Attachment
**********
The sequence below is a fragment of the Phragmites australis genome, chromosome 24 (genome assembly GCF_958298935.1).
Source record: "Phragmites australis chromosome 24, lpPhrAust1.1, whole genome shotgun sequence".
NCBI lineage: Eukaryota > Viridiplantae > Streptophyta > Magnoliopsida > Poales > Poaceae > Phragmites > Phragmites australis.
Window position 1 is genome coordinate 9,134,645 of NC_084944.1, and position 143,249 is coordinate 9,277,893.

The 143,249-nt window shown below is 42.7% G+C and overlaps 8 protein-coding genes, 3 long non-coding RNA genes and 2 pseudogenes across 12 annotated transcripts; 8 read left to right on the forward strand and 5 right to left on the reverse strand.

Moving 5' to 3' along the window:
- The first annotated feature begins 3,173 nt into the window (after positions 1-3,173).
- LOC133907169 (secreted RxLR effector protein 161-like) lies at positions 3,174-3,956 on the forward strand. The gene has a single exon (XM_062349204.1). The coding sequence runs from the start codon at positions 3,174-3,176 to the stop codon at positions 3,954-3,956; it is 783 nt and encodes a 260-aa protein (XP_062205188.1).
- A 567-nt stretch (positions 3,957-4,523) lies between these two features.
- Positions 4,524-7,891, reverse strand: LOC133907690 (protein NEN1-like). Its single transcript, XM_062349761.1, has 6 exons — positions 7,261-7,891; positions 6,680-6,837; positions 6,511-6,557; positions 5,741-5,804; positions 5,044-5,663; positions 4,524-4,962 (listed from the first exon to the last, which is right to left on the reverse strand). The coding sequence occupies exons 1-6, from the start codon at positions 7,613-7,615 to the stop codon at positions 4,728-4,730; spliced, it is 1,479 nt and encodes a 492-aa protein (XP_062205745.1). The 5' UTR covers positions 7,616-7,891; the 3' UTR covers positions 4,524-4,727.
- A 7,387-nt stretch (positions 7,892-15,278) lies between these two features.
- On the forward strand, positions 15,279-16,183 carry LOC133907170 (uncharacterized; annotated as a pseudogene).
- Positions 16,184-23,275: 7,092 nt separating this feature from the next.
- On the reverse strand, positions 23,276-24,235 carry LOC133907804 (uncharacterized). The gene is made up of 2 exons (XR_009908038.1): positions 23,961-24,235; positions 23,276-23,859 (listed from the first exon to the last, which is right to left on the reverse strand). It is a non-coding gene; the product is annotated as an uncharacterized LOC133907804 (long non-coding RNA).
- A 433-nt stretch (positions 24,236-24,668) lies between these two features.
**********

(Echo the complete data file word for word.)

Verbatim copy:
The sequence below is a fragment of the Phragmites australis genome, chromosome 24 (genome assembly GCF_958298935.1).
Source record: "Phragmites australis chromosome 24, lpPhrAust1.1, whole genome shotgun sequence".
NCBI lineage: Eukaryota > Viridiplantae > Streptophyta > Magnoliopsida > Poales > Poaceae > Phragmites > Phragmites australis.
Window position 1 is genome coordinate 9,134,645 of NC_084944.1, and position 143,249 is coordinate 9,277,893.

The 143,249-nt window shown below is 42.7% G+C and overlaps 8 protein-coding genes, 3 long non-coding RNA genes and 2 pseudogenes across 12 annotated transcripts; 8 read left to right on the forward strand and 5 right to left on the reverse strand.

Moving 5' to 3' along the window:
- The first annotated feature begins 3,173 nt into the window (after positions 1-3,173).
- LOC133907169 (secreted RxLR effector protein 161-like) lies at positions 3,174-3,956 on the forward strand. The gene has a single exon (XM_062349204.1). The coding sequence runs from the start codon at positions 3,174-3,176 to the stop codon at positions 3,954-3,956; it is 783 nt and encodes a 260-aa protein (XP_062205188.1).
- A 567-nt stretch (positions 3,957-4,523) lies between these two features.
- Positions 4,524-7,891, reverse strand: LOC133907690 (protein NEN1-like). Its single transcript, XM_062349761.1, has 6 exons — positions 7,261-7,891; positions 6,680-6,837; positions 6,511-6,557; positions 5,741-5,804; positions 5,044-5,663; positions 4,524-4,962 (listed from the first exon to the last, which is right to left on the reverse strand). The coding sequence occupies exons 1-6, from the start codon at positions 7,613-7,615 to the stop codon at positions 4,728-4,730; spliced, it is 1,479 nt and encodes a 492-aa protein (XP_062205745.1). The 5' UTR covers positions 7,616-7,891; the 3' UTR covers positions 4,524-4,727.
- A 7,387-nt stretch (positions 7,892-15,278) lies between these two features.
- On the forward strand, positions 15,279-16,183 carry LOC133907170 (uncharacterized; annotated as a pseudogene).
- Positions 16,184-23,275: 7,092 nt separating this feature from the next.
- On the reverse strand, positions 23,276-24,235 carry LOC133907804 (uncharacterized). The gene is made up of 2 exons (XR_009908038.1): positions 23,961-24,235; positions 23,276-23,859 (listed from the first exon to the last, which is right to left on the reverse strand). It is a non-coding gene; the product is annotated as an uncharacterized LOC133907804 (long non-coding RNA).
- A 433-nt stretch (positions 24,236-24,668) lies between these two features.